APRIL 28, 2016
Worcester Business Journal Online
A ceremony is planned for noon Thursday outside the State House to remember those who died or were injured while working in 2015, and to call for changes aimed at creating safer conditions on job sites.
According to the Massachusetts AFL-CIO, 63 Massachusetts workers died on the job last year and the number rises to 630, based on Occupational Safety and Health Administration estimates, when deaths caused by occupational injuries and illnesses are included.
The labor union and the Massachusetts Coalition for Occupational Safety and Health plan to use the event to discuss their just-released report, “2016: Dying for Work in Massachusetts,” which lists the individuals who died working last year and delves into some of their stories.
Transportation incidents were the leading cause of fatal injuries, contributing to the deaths of 23 workers, according to the report. Six workers were murdered by armed attackers on the job last year, with occupations ranging from doctor to sous chef. And the average fine assessed to an employer with OSHA violations resulting in the death of a worker was $18,513, according to the report.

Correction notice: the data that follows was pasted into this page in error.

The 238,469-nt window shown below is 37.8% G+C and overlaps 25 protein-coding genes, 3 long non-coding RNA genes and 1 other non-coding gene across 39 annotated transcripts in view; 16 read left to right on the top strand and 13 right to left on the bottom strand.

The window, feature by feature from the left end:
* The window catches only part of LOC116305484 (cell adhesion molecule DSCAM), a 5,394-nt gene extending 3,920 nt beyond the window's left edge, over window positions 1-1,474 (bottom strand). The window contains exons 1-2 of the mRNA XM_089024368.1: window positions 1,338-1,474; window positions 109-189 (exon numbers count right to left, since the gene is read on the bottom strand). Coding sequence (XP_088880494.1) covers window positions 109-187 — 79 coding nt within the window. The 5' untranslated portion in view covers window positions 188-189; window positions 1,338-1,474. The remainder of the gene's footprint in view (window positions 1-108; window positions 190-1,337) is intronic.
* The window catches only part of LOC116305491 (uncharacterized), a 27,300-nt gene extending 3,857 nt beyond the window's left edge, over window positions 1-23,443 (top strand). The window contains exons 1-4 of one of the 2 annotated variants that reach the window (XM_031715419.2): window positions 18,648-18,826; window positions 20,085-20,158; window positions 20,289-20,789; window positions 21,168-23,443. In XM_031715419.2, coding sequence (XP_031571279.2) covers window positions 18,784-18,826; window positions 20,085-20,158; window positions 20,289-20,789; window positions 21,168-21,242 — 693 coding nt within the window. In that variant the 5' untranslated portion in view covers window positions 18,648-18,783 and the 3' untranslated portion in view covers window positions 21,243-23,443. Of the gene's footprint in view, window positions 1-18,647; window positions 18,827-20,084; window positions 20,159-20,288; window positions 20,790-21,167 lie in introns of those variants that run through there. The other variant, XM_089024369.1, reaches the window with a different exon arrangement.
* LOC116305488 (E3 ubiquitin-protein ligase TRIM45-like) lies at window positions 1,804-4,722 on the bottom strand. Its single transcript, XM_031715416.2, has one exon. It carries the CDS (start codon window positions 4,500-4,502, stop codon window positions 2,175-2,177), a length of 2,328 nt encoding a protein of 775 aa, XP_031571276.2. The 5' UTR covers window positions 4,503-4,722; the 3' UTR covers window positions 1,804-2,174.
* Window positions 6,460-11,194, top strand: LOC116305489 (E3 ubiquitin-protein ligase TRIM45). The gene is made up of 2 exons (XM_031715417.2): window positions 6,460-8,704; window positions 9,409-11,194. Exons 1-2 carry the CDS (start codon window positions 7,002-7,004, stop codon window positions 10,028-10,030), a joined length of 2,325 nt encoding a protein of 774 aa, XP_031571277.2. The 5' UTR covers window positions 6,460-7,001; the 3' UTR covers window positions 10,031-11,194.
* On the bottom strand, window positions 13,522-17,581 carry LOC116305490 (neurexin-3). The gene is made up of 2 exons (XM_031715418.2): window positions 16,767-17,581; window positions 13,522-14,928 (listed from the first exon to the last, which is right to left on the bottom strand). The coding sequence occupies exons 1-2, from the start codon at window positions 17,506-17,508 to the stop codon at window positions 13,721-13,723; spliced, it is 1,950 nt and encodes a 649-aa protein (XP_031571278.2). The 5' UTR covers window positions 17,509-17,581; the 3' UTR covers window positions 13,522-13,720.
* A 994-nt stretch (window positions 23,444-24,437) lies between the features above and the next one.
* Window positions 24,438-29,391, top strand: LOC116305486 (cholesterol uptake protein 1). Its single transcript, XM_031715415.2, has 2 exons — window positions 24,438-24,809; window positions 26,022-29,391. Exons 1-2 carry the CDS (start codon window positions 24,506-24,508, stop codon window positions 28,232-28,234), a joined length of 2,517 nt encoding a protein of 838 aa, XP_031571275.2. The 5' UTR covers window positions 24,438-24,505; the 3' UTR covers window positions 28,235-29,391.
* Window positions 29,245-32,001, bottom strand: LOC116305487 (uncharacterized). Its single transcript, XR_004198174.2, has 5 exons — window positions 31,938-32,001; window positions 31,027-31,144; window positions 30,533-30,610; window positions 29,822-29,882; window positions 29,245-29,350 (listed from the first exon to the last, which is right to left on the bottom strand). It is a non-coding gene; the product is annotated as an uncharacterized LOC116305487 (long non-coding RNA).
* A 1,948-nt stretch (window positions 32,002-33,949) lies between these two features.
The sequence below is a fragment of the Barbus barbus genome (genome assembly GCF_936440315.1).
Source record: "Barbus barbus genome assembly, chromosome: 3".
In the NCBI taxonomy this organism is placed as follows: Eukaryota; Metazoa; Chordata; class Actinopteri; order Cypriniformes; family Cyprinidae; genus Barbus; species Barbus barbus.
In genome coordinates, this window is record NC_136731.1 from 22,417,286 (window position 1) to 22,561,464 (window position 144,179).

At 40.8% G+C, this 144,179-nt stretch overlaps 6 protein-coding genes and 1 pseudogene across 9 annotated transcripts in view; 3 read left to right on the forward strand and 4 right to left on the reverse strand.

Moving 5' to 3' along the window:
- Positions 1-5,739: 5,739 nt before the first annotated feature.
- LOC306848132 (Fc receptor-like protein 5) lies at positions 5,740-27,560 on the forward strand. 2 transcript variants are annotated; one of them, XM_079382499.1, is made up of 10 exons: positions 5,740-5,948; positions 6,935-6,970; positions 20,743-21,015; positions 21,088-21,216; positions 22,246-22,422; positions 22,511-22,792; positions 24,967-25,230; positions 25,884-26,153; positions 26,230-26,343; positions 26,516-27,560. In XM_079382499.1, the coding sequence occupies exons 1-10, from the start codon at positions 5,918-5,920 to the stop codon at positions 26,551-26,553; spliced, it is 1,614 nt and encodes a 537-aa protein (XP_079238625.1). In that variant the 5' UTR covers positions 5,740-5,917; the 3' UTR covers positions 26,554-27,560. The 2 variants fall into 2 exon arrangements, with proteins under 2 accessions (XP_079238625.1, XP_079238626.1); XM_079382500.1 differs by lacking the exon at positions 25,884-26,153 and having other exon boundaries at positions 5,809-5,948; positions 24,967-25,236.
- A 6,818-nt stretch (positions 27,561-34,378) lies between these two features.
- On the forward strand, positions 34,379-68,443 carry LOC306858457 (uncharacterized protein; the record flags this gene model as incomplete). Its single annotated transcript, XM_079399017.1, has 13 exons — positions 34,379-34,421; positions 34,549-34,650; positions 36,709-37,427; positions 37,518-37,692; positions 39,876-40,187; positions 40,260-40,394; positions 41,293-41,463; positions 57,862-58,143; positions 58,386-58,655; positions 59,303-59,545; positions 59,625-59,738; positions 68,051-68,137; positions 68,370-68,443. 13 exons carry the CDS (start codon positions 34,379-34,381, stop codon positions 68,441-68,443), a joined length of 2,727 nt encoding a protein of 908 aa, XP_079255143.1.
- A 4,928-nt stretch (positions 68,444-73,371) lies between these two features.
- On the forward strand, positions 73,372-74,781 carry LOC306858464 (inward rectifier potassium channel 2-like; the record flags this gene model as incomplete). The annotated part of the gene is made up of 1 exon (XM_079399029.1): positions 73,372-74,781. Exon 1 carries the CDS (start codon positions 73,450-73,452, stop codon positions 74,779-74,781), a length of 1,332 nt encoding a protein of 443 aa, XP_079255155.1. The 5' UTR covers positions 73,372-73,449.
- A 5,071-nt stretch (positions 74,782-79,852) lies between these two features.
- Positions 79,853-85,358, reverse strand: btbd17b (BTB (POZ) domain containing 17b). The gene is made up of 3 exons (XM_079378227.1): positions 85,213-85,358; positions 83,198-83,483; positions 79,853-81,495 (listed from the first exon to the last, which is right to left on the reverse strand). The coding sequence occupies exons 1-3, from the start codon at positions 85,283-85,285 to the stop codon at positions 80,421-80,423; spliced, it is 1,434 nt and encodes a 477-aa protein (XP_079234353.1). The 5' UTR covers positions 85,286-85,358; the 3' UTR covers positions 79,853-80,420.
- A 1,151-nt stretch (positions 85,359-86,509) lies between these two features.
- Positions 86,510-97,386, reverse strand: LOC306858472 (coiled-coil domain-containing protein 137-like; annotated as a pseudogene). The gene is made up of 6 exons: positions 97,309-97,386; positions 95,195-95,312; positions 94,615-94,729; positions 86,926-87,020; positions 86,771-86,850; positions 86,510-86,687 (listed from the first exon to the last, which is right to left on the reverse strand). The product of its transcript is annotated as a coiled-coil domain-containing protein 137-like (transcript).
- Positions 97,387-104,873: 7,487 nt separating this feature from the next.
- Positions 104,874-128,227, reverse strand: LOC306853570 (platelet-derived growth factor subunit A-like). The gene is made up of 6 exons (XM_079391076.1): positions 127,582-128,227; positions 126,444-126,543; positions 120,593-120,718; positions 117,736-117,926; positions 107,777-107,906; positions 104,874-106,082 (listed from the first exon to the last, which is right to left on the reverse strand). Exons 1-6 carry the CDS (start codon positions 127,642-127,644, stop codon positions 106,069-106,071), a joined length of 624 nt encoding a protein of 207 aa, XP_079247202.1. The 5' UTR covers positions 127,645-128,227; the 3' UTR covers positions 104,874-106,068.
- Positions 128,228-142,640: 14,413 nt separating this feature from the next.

The report recommends halting Gov. Charlie Baker’s order mandating a review of state regulations due to concerns about rolling back rules intended to exceed federal requirements. The report also recommends bills to “hold employers responsible for their subcontracted and temporary workers,” increasing workers’ compensation benefits and streamlining procedures, and providing resources to implement a new state employee health and safety law.
Eleven workers who died on the job last year were immigrants, two from El Salvador and one each from Brazil, Canada, Cape Verde, China, Greece, Honduras, Ireland, Italy and Portugal, the report said. Their deaths accounted for 20 percent of all occupational fatalities.
Don Dumont, whose son Nick was killed in a construction incident in Taunton, plans to attend Thursday’s ceremony, as well as MetroWest Worker Center Executive Director Diego Low, wrongful death attorney Doug Sheff, and Greater Boston Labor Council Secretary-Treasurer Richard Rogers and Jay Colbert, 3rd District Vice President, International Association of Fire Fighters.